May 14, 2004 (37th Parliament, 3rd Session)

LIB

Charles Caccia

Liberal

Hon. Charles Caccia (Davenport, Lib.)

Mr. Speaker, I have some brief remarks to conclude the debate. A number of very positive points have been made. I would like to indicate my profound appreciation and express my thanks to the member for Gander—Grand Falls. When we met in committee to hear the presentations by officials a couple of weeks ago, the member for Gander--Grand Falls was present. He was so enthused and impressed by the presentation as to the bill's potential, its desirability and urgency, that he asked the committee to recommend to the House leaders that the bill be dealt with at all stages in the House immediately without sending the bill to the committee for the usual clause by clause examination, the usual hearing of witnesses, et cetera.
It was that kind of enthusiasm that prompted us to move more speedily with the bill than otherwise would have been possible. Nevertheless, we were not as fast as we would have liked to have been. This raises the question that has been referred to by my colleagues who have spoken so far, namely the member for Windsor—St. Clair, and the member for Kamouraska—Rivière-du-Loup—Témiscouata—Les Basques and the member for Red Deer, namely the role of the other place.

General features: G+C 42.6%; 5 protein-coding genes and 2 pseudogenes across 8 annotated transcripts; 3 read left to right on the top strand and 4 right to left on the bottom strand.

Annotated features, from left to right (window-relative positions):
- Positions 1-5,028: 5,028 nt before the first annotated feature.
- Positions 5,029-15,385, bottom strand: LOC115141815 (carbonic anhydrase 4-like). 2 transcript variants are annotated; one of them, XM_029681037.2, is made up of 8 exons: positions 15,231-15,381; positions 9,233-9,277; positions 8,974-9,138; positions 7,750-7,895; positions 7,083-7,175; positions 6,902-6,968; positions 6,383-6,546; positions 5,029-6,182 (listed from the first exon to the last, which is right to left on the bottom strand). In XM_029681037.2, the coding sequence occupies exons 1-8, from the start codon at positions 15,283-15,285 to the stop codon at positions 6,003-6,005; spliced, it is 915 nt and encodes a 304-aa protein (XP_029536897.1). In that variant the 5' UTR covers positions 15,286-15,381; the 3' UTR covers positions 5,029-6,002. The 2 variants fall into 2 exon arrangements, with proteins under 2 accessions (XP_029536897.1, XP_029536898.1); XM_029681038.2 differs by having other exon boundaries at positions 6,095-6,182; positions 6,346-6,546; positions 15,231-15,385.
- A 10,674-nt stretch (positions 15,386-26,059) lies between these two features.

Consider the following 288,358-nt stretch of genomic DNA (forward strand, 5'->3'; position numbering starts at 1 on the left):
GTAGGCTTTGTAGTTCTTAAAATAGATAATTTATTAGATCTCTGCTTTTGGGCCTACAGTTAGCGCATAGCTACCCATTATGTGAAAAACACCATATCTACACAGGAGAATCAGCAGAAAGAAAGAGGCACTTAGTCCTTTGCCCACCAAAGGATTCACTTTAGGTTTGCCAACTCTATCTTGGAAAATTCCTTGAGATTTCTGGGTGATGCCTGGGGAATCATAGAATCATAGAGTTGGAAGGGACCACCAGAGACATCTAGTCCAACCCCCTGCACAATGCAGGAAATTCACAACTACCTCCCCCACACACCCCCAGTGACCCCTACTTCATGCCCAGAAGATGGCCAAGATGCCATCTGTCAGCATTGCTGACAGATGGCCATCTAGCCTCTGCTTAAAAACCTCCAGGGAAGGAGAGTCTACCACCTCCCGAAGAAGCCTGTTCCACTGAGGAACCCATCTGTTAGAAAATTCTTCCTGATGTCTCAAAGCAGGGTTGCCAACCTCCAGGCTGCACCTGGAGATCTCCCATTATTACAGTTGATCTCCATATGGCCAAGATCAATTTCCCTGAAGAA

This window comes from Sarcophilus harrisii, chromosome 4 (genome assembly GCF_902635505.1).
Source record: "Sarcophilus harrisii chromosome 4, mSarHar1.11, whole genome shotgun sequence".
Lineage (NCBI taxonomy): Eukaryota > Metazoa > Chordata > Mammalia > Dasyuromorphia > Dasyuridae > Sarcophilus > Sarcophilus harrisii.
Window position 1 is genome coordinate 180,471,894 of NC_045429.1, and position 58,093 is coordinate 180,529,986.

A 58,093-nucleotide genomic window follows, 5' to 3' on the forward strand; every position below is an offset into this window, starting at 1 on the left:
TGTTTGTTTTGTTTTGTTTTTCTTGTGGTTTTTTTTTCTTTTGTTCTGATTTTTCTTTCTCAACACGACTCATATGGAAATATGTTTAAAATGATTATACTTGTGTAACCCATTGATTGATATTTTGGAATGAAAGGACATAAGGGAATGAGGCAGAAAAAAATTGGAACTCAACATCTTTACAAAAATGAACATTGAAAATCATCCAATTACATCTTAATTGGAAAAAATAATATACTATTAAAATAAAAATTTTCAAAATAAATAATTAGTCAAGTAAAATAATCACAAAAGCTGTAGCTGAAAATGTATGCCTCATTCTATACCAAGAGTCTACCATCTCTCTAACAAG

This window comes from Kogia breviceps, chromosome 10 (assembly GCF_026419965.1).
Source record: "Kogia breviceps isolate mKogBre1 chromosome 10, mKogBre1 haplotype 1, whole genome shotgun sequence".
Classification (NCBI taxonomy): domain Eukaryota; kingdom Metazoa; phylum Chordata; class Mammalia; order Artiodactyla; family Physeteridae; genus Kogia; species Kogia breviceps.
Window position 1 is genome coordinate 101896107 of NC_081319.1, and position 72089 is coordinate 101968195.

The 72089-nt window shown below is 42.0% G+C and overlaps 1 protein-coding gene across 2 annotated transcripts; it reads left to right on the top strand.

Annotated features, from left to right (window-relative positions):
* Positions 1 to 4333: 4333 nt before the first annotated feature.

It is our hope that efforts will be made to convince the Senate Speaker to reconvene the Senate next week and not on May 25 as it has been announced already, so as to deal with the bill and pass it so it can be proclaimed. I am expressing the hope that very intensive efforts will be made to that end.
The fact that legislation is finally before us only now is certainly a matter of great concern. We were told in committee that the bill required the cooperation of five departments. We were also told that technology and factors related to evidence that is required by the courts made it difficult to come forward with this type of legislation before.
The bill as it stands now is a combination of two measures, which include the Canadian Environmental Protection Act. It has a number of clauses in it that give the bill particular strengths and muscle. Therefore its implementation looks very promising. We accept the explanation given to us in committee that this could have not been done before.
Having said all that, I would like to thank all members of the committee for their cooperation in getting this measure before the House today. I express the hope that some sensitivity will be developed in the other house of Parliament, namely in the Senate, so that it can reconvene next week and give the bill the approval it requires and deserves.

Topic:   Government Orders
Subtopic:   Migratory Birds Convention Act, 1994
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